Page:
NEWPORT, R.I. — Early Thursday afternoon, a pedestrian called police to report hearing a “loud noise” by the rocky bluffs that sweep down into the ocean.
When first responders arrived at Newport’s iconic Cliff Walk, which draws nearly 3 million visitors each year for its views of Gilded Age mansions and manicured lawns, they saw an approximately 20-foot chunk of the walk had broken off and tumbled into the water. A landslide of rubble poured from a broken section of the retaining wall beneath the walkway near 40 Steps and Webster Street.
The city was perplexed to find that damage was not in one of the “areas of concern” identified during its 2014 assessment of the 3½-mile trail that skirts the ocean.
“We’re calling this a ‘catastrophic event,’” Tom Shevlin, a spokesman for the city of Newport, said on a call Friday afternoon. “It was a beautiful day and a storm wasn’t involved. But Mother Nature is a really fierce adversary when it comes to caring for these coastal features.
“Over the next few weeks, we’ll learn more about what happened at this very small, but important, part of the walk,” he said.
The walk is a public way that winds through private property, and different sections are owned by different people or entities. Shevlin said the city handles day-to-day maintenance and regularly makes necessary repairs on the walk, as do private property owners.
“I wish It was as simple as saying it was Agency A or Agency B that owns the Cliff Walk. But because of its long, important history, it’s more complicated,” he said.
When asked if having multiple owners makes it more difficult to maintain the walk, Shevlin said, “Quite the opposite. It makes it easier to secure more funds.
“There’s been a number of property transactions in the area in the last 18 months. There’s a lot of private work and improvements being done. And it seems like all the owners want to help and preserve the walk,” said Shevlin.
Meeting minutes posted by the Newport Cliff Walk Commission show that wealthy private property owners and nearby Salve Regina University, which has property along the Cliff Walk, have helped fill cracks and make repairs.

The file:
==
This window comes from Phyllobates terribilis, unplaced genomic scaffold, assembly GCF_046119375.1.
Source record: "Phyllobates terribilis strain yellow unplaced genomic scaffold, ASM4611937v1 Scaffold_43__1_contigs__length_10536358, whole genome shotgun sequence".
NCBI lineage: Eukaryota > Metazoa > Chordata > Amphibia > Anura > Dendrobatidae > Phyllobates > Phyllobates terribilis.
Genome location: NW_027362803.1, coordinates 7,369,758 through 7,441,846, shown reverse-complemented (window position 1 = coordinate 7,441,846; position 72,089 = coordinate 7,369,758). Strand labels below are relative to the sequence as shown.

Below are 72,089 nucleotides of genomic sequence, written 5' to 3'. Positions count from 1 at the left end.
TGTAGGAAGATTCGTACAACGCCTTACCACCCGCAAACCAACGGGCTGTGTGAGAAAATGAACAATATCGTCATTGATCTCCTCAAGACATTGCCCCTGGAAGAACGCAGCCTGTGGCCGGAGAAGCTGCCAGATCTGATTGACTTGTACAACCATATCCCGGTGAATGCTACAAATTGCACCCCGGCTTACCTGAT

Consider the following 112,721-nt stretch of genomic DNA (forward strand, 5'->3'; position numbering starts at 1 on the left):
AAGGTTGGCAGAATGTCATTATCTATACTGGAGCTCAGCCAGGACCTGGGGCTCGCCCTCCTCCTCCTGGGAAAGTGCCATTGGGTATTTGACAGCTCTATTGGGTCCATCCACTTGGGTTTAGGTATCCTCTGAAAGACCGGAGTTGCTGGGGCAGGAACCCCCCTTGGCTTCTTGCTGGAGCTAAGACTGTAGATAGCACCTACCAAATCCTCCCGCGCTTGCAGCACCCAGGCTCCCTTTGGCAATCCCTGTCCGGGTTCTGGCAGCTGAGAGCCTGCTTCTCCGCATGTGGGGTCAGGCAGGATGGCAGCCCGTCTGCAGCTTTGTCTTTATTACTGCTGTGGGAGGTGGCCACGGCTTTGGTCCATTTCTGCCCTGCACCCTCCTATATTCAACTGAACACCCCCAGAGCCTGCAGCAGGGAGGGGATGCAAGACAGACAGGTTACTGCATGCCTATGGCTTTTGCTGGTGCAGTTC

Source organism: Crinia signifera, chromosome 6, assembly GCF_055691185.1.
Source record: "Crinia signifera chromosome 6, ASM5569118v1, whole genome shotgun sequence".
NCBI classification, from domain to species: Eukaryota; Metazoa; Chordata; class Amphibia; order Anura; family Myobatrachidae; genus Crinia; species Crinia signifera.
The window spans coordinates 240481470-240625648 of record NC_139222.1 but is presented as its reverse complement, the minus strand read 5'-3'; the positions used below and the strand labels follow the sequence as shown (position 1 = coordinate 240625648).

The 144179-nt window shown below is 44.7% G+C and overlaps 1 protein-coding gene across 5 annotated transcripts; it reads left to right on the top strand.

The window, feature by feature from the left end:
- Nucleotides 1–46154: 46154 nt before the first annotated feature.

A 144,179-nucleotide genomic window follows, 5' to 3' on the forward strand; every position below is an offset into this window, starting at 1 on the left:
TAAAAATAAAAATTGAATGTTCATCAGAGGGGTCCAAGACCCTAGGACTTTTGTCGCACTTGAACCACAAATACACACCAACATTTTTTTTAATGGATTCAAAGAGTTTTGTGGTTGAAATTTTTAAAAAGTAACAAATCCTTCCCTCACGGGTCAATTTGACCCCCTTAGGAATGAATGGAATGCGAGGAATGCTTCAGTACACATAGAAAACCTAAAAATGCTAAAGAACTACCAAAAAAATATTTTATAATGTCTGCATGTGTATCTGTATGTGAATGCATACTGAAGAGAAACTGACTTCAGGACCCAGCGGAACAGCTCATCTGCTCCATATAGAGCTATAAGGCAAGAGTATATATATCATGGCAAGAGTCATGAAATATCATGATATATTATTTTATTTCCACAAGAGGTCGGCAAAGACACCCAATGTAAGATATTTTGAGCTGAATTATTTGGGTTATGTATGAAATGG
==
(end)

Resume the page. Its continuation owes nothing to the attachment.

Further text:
The trail last had a major assessment in 2014, after Superstorm Sandy caused significant damage throughout the trail. “That was end-to-end devastation,” said Shevlin.
Those repairs took about 2½ years and cost about $5.4 million, and focused on damaged areas and sections that could be affected by climate change. The part of the walk that was damaged on Thursday was not part of that effort.
“The southern part of the walk usually gets hammered by coastal storms. But that’s not where this part of the wall is,” Shevlin said.
When asked what makes constitutes an “area of concern” that requires maintenance, he said the city looks at it through the lens of a coastal storm.
“But this area doesn’t jut out. It’s relatively protected from wave action,” he said. “When we see sections that have waves crashing in, degrading the rock, it’s elsewhere on the wall. Here, the geological features of this section form a mini cove.”
“But it has been a very wet few years, and we continue to see water tables changing across [Aquidneck] Island,” Shevlin said. “It’s still too early to tell, but we are looking at this from an erosionary event that probably came from groundwater instead of seawater.”
The commission, which meets monthly, has reported “areas of concern” in the past, including most recently some erosion taking place on the inland side of the Breakers mansion’s overlook. It has recommended that rocks or gravel be laid there in the fall or winter, “depending on resources.”
Peter Janaros, a former engineer with the state who oversaw the construction of the Jamestown Bridge, serves as the commission’s chair. He reported in a meeting recently that he would be speaking to Salve and to The Preservation Society to come up with a plan for filling cracks from Webster Street to the Breakers.
In September 2021, the commission reported that a wall needed to be repaired between Webster Street and Narragansett Avenue and cracks needed to be sealed. The owners of Ochre Point and their contractor agreed to repair and seal the cracks in the Cliff Walk’s pavement from Memorial Boulevard to Webster Street, which is near where the walk broke off on Thursday. Those cracks were sealed in November 2021.
The city said Salve students regularly raise funds to put toward the Cliff Walk’s preservation, and the university is working with the commission to secure grant funding from a local organization to start another engineering assessment. That assessment will also identify areas that the city can get “shovel ready” to “take advantage of the infrastructure dollars that are starting to flow from Washington, D.C.,” Shevlin said.
He said the city is looking to secure about $100,000 from that grant.
“We also have a good base line from the Superstorm Sandy restoration,” Shevlin said. “The areas that were restored as part of the Sandy restoration have held up really well. Now we are looking at those areas that didn’t suffer the damage during Sandy. Those areas we want to improve.”
But both the Preservation Society of Newport County and Salve spokespeople told the Globe that they “do not have any responsibility for maintaining the Cliff Walk.” Yet, Salve owns the property at 16 Ochre Point Ave., which also includes where the Cliff Walk is located, according to property records.
Shevlin said what the city does not know, and won’t know for several weeks, is if any geological features could have contributed to wall’s erosion over time.
“Was this a natural evolution of the area? We’re just not sure yet,” he said. “This is an event we haven’t seen before since it is not related to a coastal event.”